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||Last Updated: Nov 12th, 2006 - 20:38:00
Landmark study reviewing 50 years' practices calls for radical changes in water management
Stockholm (August 21, 2006) -- One in three people is enduring one form or another of water scarcity, according to new findings released by the Comprehensive Assessment of Water Management in Agriculture at World Water Week in Stockholm. These alarming findings totally overrun predictions that this situation would come to pass in 2025.
"Worrisome predictions in 2000 had forecast that one third of the world population would be affected by water scarcity by 2025. Our findings from the just-concluded research show the situation to be even worse," says Frank Rijsberman, Director General of the International Water Management Institute (IWMI). "Already in 2005, more than a third of the world population is affected by water scarcity. We will have to change business as usual in order to deal with growing scarcity water crisis we see in some countries like India, China, and the Colorado River basin of USA and Mexico."
The Comprehensive Assessment, carried out by 700 experts from around the world over the last five years, indicates that one third of the world's population is currently living in places where water is either over-used - leading to falling groundwater levels and drying rivers - or can not be accessed due to the absence of the appropriate infrastructure.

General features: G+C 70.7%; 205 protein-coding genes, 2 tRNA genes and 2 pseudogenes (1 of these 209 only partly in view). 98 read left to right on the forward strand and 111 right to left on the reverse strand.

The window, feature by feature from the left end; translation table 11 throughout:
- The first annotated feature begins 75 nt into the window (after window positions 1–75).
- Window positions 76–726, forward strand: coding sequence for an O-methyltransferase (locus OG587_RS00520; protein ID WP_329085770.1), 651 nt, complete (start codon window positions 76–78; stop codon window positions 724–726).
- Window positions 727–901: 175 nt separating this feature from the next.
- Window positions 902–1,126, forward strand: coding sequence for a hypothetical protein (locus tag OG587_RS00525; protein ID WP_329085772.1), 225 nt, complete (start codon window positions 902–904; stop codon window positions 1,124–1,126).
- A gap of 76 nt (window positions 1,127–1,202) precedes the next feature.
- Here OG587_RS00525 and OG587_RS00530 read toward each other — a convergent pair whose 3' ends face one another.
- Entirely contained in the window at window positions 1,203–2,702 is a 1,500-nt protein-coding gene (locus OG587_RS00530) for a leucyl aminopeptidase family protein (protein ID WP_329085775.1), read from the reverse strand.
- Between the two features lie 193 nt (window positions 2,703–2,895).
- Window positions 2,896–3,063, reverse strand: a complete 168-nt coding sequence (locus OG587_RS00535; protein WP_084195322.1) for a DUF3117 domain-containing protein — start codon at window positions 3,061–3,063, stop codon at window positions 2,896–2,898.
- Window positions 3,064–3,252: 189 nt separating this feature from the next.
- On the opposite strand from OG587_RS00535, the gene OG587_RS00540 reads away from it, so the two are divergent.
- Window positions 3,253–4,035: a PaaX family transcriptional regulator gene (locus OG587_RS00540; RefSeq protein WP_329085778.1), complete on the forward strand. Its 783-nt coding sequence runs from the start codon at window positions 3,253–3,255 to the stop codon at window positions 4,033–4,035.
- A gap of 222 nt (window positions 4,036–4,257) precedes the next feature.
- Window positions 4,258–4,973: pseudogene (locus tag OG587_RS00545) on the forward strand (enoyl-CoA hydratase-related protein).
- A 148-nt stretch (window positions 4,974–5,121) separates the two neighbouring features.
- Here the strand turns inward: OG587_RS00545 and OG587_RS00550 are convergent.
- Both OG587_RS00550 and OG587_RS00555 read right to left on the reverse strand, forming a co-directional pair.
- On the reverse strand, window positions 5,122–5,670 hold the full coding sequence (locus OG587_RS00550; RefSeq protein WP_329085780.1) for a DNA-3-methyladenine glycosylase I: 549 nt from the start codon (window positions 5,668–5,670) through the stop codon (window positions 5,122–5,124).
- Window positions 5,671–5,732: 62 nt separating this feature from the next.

The Assessment, the first of its kind critically examining policies and practices of water use and development in the agricultural sector over the last 50 years, was co-sponsored by the CGIAR, FAO, the Ramsar Convention on Wetlands, and the Convention on Biological Diversity in a bid to find solutions to the challenge of balancing the water-food-environment needs.
It was spearheaded by IWMI, one of 15 agricultural research centres supported by the CGIAR that are striving to increase food production, increase rural incomes, and safeguard the environment.
Rijsberman explained, "Our results show that one quarter of the world's population live in river basins where water is physically scarce - water is over-used and people are affected by environmental consequences from falling groundwater levels to dying rivers that no longer reach the sea. Another one billion people live in river basins where water is economically scarce - water is available in rivers and aquifers, but the infrastructure is lacking to make this water available to people."